Title IX is the act which bans sex discrimination in education. You might not realize that it's not just about college athletics, because that's where all the backlash takes place.
John Stossel is the latest voice in that raven-chorus:
We live in a post-sexist world? Guess what? I'm now going to keep a beady eye on Mr. Stossel's pronouncements about women, just to make sure that he indeed is post-sexist himself. mmm
To Fox News' John Stossel, gender inequality and sexism simply no longer exist. In an appearance on Fox News' America Live yesterday, Stossel railed against Title IX, the 1972 legislation that mandated that schools and colleges getting federal funds provide the same opportunities for girls as boys. Stossel dismissed Title IX as legislation by "bully lawyers" whose "conceit and error" resulted in their believing that "just as many girls want to play sports as boys." He also stated that Title IX no longer is needed because, well, according to him, we live in a post-sexist world.
After host Megyn Kelly argued that, sometimes, "you need Uncle Sam to come in and say, hey, be fair to the little girls," Stossel summed up his attack on Title IX this way:
STOSSEL: No. No, the school's trying to attract customers. If the customers want this, and more girls do want to play sports, it will happen. But the conceit and the error of the Title IX lawyers is that the demand is equal -- that just as many girls want to play sports as boys. And I don't think that's true.
Let's look at the arguments of those who hate Title IX because it "discriminates against boys and men." What do they mean?
They argue that boys and men are inherently much more interested in sports, that girls and women don't really want to play in the first place, and that forcing colleges to limit the number of sports slots for men (who are raring to go to the field) in order to give sports slots for women (who'd prefer to do their nails) is reverse discrimination against the male sex. Because, to repeat, boys and men are inherently more interested in sports.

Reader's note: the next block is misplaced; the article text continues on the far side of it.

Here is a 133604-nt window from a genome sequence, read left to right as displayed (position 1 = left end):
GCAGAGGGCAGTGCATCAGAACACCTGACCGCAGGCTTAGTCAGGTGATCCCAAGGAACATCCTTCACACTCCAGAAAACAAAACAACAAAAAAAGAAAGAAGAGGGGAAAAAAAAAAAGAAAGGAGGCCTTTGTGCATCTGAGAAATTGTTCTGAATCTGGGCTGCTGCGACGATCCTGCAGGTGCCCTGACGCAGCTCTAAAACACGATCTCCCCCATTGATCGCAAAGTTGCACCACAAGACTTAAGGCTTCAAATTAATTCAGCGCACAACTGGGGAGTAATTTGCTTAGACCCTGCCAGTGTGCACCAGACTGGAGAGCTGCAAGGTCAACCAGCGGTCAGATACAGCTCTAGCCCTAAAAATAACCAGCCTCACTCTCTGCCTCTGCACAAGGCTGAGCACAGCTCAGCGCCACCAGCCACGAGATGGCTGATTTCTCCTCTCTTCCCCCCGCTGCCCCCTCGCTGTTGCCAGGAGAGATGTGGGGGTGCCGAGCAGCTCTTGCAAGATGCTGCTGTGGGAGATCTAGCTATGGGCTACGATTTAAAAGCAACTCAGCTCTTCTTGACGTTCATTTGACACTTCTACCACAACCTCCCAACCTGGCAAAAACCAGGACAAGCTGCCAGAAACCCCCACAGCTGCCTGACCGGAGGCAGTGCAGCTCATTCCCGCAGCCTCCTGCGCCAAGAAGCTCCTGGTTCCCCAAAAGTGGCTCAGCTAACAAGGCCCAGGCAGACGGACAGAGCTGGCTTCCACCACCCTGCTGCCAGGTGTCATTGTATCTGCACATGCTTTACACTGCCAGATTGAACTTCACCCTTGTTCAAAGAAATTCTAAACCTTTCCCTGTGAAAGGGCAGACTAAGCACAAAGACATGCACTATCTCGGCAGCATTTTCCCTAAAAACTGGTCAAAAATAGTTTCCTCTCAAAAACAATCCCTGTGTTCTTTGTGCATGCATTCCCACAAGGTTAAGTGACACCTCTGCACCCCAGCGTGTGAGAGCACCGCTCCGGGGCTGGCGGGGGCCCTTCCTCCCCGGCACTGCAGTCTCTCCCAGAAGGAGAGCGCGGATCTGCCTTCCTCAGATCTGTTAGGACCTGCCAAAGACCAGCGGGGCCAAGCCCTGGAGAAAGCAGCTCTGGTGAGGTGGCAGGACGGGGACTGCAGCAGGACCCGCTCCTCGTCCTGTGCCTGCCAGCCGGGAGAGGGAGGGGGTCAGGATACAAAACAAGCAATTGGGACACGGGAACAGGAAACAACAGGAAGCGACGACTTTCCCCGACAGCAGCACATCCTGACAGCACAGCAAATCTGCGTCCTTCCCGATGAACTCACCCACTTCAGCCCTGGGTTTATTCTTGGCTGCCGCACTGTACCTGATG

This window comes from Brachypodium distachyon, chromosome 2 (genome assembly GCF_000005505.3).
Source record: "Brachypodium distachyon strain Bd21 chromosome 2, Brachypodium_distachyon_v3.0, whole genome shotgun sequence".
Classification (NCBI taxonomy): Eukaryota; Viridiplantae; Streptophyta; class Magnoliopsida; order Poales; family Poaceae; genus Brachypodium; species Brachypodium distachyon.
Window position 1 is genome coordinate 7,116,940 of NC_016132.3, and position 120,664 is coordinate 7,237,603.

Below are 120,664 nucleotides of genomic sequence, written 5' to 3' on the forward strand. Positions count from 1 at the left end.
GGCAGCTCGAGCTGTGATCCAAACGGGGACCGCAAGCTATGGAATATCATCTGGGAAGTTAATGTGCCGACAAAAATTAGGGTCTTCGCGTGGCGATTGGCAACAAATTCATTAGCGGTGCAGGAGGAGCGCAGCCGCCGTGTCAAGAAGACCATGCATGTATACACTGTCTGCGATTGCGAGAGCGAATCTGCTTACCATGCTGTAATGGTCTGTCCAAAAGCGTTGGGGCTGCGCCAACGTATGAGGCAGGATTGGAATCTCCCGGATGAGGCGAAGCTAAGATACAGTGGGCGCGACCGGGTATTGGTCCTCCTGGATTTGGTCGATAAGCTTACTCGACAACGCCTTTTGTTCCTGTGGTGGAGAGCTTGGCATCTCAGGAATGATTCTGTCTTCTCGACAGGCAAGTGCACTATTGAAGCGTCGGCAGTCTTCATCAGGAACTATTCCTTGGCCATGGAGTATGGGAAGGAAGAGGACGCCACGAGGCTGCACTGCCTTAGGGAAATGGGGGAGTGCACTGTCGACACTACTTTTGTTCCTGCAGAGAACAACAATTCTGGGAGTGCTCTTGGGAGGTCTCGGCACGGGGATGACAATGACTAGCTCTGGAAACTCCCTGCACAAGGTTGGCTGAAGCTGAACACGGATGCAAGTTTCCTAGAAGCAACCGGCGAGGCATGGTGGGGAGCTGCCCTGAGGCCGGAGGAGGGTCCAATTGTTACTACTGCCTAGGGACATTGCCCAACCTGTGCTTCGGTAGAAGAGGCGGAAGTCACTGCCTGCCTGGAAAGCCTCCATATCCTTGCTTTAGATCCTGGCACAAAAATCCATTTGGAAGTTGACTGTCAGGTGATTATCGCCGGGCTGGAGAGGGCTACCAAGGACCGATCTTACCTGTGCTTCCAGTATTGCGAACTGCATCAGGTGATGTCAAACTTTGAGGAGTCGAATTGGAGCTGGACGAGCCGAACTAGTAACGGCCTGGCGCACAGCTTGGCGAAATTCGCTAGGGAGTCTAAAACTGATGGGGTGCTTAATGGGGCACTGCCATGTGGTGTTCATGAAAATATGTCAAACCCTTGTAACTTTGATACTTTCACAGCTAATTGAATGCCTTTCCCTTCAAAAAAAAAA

Is that true? How can we determine something of that kind? If you look at women participating in Olympics, you find widely differing levels of "apparent interest", ranging from no women ever participating (Saudi Arabia) to fairly high levels of participation (United States).
Does this mean that women in different countries have inherently different levels of interest in sports? I doubt that. What those differences suggest is that societal rules and norms have a lot to do with how much women participate in sports and in which sports. They also suggest that we don't know what the "equilibrium" level might be for women's sports. It's only at that equilibrium level that we can start evaluating any potential innate differences.
But suppose, just for the sake of this discussion, that such differences did exist. Suppose that men were twice as eager to do sports than women, say. Would this then mean that colleges should offer them twice as many sports slots?
Then suppose that women were twice as eager to use makeup than men, say. Should colleges then offer scholarships for make-up classes? Should all students subsidize the purchase of make-up equipment?
If you found that example ridiculous, congratulations. The sports example may not look ridiculous, because we believe that sports are good for students. They become physically fit, learn teamwork and how to take failure. Makeup classes appear to have no such benefits.
But if athletics offers those benefits, why should women be allowed to participate less than men? Doesn't it matter that women won't get physically fit or won't learn teamwork? Or put somewhat differently, should colleges finance something which "inherently" benefits one gender more than the other?